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How concordance and patient empowerment challenge pharmacy

By Carol Watson

The National Health Service is changing: patient involvement has become far more a part of everyday life. The message about what patients and their carers want is clear. They want to be respected and fully involved in discussing, agreeing and providing their treatment and care plan. They also want professionals, agencies and specialists to work together.

Involving patients and their carers has to happen at all levels — it is no good having patients on boards or involved in staff recruitment if, at an individual level, they do not feel consulted and fully involved in their own treatment. It is important to recognise and support family carers not only as a principle but also because families provide the bulk of health and social care. If we do not support and engage with them, we have not only lost an opportunity but also may find treatment and care plans inadvertently undermined. Most importantly, patients want the best treatment possible — but “best” on their terms, taking into account personal preferences on issues like pain and the way they live their lives. The challenge is for professionals to fit the patient, to make the service patient-shaped, remembering that patients are not all the same shape.


From the patient’s perspective there are some challenges for pharmacy. Patient organisations still report that too few patients receive information about their medicines that they can understand and use, in particular about possible side effects.

A hospital discharge project that I have been involved in identifies a mixed picture. On the one hand, there is a more patient-centred approach, where pharmacists work on the ward and provide a longer-term prescription so there is no delay to discharge. On the other there are examples of people waiting several hours for prescriptions before they can go home. We must not underestimate the impact on patients of those waits. Discharge is not just leaving the ward — it is going home. For many patients and their carers it is going home to a changed situation, involving anxiety and confusion for both parties. Minimising the additional anxiety caused by delay maximises the health outcomes. A patient-shaped service recognises that what to the professional is a number of points on a treatment pathway with a clear distinction between community and hospital, to patients is just one blurred aspect of a much bigger picture — their lives.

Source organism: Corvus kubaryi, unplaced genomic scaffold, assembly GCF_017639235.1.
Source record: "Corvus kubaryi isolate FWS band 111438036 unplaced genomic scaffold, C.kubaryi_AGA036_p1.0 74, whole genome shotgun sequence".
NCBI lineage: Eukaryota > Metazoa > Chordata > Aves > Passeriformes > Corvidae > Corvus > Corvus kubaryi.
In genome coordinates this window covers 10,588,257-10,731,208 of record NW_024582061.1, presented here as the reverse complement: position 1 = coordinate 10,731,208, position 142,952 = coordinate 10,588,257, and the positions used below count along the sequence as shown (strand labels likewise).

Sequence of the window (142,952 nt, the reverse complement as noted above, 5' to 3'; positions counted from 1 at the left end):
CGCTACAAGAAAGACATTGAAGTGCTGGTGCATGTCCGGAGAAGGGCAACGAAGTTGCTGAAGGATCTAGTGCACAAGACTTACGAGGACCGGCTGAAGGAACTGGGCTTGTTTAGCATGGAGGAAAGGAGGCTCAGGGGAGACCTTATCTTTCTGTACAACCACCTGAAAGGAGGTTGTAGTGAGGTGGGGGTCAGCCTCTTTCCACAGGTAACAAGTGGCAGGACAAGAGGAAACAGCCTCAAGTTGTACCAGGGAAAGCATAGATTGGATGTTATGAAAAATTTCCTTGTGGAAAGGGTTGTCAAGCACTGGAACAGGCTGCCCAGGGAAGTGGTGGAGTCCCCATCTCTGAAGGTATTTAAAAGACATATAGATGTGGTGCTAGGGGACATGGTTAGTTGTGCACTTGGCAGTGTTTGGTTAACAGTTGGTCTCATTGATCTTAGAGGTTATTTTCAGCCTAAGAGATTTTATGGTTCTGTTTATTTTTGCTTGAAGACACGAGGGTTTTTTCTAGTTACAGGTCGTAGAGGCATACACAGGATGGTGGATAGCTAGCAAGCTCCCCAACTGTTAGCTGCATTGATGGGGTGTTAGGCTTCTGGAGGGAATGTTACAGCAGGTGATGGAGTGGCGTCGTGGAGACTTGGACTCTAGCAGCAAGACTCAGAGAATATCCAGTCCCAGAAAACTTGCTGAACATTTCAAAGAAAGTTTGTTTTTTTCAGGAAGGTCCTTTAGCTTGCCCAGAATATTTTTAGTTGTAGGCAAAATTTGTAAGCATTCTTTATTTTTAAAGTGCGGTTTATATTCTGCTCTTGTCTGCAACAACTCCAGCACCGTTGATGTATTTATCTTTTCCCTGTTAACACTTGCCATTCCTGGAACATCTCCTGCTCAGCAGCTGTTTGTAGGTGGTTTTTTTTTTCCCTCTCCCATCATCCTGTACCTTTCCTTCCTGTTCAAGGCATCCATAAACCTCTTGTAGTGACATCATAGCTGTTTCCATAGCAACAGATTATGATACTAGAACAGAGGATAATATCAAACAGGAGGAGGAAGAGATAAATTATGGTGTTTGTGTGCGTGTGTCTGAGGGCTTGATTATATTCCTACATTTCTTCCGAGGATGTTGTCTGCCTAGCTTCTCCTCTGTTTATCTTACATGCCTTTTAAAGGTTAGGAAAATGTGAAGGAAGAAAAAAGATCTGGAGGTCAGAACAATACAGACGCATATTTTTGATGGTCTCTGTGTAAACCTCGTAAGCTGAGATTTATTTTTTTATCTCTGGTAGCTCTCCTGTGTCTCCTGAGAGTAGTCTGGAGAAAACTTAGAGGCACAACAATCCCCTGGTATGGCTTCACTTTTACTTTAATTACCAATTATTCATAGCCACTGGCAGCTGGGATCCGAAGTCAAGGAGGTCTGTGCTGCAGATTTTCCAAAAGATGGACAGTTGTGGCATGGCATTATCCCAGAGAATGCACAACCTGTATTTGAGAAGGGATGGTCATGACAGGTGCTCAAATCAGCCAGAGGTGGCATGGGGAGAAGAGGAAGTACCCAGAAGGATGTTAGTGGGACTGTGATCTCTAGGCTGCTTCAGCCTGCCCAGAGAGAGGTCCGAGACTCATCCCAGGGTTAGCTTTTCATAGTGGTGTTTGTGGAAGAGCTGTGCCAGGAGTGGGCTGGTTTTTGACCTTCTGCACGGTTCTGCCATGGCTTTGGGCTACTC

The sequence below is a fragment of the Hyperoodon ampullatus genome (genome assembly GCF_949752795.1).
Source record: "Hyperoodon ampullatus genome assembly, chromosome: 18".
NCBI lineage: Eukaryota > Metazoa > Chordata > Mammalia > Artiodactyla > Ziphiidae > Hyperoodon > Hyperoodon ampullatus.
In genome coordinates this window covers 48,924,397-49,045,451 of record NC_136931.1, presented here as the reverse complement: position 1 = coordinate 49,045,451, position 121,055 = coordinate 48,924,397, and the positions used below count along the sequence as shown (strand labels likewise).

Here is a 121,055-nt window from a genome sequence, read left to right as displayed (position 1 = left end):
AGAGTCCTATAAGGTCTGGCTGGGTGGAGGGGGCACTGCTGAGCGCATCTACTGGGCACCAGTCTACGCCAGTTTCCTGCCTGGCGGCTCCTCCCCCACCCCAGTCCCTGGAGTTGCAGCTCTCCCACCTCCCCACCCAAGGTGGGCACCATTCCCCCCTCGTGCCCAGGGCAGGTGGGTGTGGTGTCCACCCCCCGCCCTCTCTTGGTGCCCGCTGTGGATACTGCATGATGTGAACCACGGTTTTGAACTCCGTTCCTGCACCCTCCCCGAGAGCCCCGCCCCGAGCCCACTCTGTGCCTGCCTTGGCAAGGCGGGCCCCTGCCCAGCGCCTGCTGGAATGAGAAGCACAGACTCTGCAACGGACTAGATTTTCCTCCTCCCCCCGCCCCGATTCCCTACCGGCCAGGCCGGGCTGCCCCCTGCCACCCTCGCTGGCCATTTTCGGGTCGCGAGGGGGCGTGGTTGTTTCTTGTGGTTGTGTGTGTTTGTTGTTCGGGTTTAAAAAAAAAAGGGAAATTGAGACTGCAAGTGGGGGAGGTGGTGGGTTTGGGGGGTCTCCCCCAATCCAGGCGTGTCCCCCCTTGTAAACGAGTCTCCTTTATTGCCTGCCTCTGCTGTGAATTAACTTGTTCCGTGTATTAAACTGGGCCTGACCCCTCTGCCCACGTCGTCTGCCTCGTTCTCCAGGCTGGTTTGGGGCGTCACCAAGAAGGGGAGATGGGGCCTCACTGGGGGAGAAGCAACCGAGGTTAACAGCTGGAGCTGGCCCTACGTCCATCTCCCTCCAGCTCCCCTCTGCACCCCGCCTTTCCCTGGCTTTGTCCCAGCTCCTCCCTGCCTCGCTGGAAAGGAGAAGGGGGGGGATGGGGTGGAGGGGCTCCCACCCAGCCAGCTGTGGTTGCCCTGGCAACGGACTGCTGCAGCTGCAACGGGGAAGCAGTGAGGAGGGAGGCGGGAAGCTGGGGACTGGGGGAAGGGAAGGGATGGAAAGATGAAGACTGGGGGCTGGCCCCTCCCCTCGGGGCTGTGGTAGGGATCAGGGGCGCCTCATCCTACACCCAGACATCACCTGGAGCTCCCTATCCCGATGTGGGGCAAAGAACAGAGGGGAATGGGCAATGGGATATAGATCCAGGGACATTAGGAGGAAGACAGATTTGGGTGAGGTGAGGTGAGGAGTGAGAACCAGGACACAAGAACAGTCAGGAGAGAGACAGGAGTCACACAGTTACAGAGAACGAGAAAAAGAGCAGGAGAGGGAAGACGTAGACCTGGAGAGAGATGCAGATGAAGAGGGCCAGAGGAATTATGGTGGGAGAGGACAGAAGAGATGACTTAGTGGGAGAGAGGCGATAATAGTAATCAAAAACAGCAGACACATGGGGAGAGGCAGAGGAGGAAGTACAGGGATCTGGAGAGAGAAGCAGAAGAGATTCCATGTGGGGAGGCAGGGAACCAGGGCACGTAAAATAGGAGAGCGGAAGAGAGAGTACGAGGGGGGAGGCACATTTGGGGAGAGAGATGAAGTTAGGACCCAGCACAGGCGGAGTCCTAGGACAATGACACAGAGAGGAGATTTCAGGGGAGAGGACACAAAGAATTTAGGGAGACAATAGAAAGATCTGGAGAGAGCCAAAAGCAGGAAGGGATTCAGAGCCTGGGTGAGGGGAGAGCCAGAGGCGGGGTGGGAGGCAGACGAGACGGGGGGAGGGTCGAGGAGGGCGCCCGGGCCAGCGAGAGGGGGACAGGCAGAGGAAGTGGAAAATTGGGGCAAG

In the patient and carer movement we talk about empowerment: our jargon for patients and carers feeling in control of the situation by asking questions and using information. It is not about a stereotype of the unjustifiably angry and difficult patient — generally such people are those who have been disempowered. It is about patients feeling their perspective is listened to and understood — these patients are better able to take a full role in their own recovery.

Researching for a recent presentation led me to discover that “empowerment” has its counterpart in pharmacy practice — concordance. This concept fits into the modernisation agenda well. It places the patient, not the professional, at the centre. It emphasises a holistic approach because medicine-taking is as important, if not more so, than medicine-prescribing. This approach is only possible within a patient-shaped service that listens to, engages with, and tries to understand patients and the factors affecting their desire and ability to understand and follow a regimen. This flow of information from patient and carer to professional is more likely to lead to a flow of adequate and appropriate information and advice from professional to carer.

Download the attached PDF to read the full article.

Citation: The Pharmaceutical Journal URI: 10987127

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